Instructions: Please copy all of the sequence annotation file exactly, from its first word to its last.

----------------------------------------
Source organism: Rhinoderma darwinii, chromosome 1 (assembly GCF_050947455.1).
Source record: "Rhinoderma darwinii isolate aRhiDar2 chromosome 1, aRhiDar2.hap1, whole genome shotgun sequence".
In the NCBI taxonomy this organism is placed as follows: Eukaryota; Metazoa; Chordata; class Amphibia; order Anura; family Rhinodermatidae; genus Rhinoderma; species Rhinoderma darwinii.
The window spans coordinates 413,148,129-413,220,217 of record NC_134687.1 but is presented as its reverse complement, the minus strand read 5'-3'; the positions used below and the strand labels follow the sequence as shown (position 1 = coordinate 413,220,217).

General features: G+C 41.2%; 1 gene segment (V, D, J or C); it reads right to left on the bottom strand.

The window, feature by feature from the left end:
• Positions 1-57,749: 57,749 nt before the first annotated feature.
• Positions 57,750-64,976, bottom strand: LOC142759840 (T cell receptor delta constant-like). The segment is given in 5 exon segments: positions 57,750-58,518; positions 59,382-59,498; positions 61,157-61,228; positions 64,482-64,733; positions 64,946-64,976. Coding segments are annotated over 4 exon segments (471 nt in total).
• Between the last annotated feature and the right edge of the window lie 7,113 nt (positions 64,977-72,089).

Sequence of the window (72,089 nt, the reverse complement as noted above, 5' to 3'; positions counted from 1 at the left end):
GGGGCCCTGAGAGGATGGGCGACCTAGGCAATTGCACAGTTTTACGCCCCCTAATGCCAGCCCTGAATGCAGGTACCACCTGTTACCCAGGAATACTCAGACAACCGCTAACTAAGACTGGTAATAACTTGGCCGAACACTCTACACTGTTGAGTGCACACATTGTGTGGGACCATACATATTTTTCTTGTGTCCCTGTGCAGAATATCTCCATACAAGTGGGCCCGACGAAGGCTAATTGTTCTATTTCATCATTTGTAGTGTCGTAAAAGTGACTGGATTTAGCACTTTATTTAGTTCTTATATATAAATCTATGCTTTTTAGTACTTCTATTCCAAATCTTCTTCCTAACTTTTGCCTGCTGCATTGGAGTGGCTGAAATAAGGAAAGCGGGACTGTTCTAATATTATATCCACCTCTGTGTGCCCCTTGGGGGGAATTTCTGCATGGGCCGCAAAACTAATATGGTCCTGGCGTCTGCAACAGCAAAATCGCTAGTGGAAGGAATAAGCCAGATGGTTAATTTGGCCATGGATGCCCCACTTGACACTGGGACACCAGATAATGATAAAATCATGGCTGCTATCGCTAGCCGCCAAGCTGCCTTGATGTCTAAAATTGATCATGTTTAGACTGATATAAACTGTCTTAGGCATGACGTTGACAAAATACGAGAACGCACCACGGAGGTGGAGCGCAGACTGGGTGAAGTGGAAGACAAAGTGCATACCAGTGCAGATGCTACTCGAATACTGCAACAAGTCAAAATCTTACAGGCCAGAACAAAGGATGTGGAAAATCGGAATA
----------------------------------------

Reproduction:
Source organism: Rhinoderma darwinii, chromosome 1 (assembly GCF_050947455.1).
Source record: "Rhinoderma darwinii isolate aRhiDar2 chromosome 1, aRhiDar2.hap1, whole genome shotgun sequence".
In the NCBI taxonomy this organism is placed as follows: Eukaryota; Metazoa; Chordata; class Amphibia; order Anura; family Rhinodermatidae; genus Rhinoderma; species Rhinoderma darwinii.
The window spans coordinates 413,148,129-413,220,217 of record NC_134687.1 but is presented as its reverse complement, the minus strand read 5'-3'; the positions used below and the strand labels follow the sequence as shown (position 1 = coordinate 413,220,217).

General features: G+C 41.2%; 1 gene segment (V, D, J or C); it reads right to left on the bottom strand.

The window, feature by feature from the left end:
• Positions 1-57,749: 57,749 nt before the first annotated feature.
• Positions 57,750-64,976, bottom strand: LOC142759840 (T cell receptor delta constant-like). The segment is given in 5 exon segments: positions 57,750-58,518; positions 59,382-59,498; positions 61,157-61,228; positions 64,482-64,733; positions 64,946-64,976. Coding segments are annotated over 4 exon segments (471 nt in total).
• Between the last annotated feature and the right edge of the window lie 7,113 nt (positions 64,977-72,089).

Sequence of the window (72,089 nt, the reverse complement as noted above, 5' to 3'; positions counted from 1 at the left end):
GGGGCCCTGAGAGGATGGGCGACCTAGGCAATTGCACAGTTTTACGCCCCCTAATGCCAGCCCTGAATGCAGGTACCACCTGTTACCCAGGAATACTCAGACAACCGCTAACTAAGACTGGTAATAACTTGGCCGAACACTCTACACTGTTGAGTGCACACATTGTGTGGGACCATACATATTTTTCTTGTGTCCCTGTGCAGAATATCTCCATACAAGTGGGCCCGACGAAGGCTAATTGTTCTATTTCATCATTTGTAGTGTCGTAAAAGTGACTGGATTTAGCACTTTATTTAGTTCTTATATATAAATCTATGCTTTTTAGTACTTCTATTCCAAATCTTCTTCCTAACTTTTGCCTGCTGCATTGGAGTGGCTGAAATAAGGAAAGCGGGACTGTTCTAATATTATATCCACCTCTGTGTGCCCCTTGGGGGGAATTTCTGCATGGGCCGCAAAACTAATATGGTCCTGGCGTCTGCAACAGCAAAATCGCTAGTGGAAGGAATAAGCCAGATGGTTAATTTGGCCATGGATGCCCCACTTGACACTGGGACACCAGATAATGATAAAATCATGGCTGCTATCGCTAGCCGCCAAGCTGCCTTGATGTCTAAAATTGATCATGTTTAGACTGATATAAACTGTCTTAGGCATGACGTTGACAAAATACGAGAACGCACCACGGAGGTGGAGCGCAGACTGGGTGAAGTGGAAGACAAAGTGCATACCAGTGCAGATGCTACTCGAATACTGCAACAAGTCAAAATCTTACAGGCCAGAACAAAGGATGTGGAAAATCGGAATA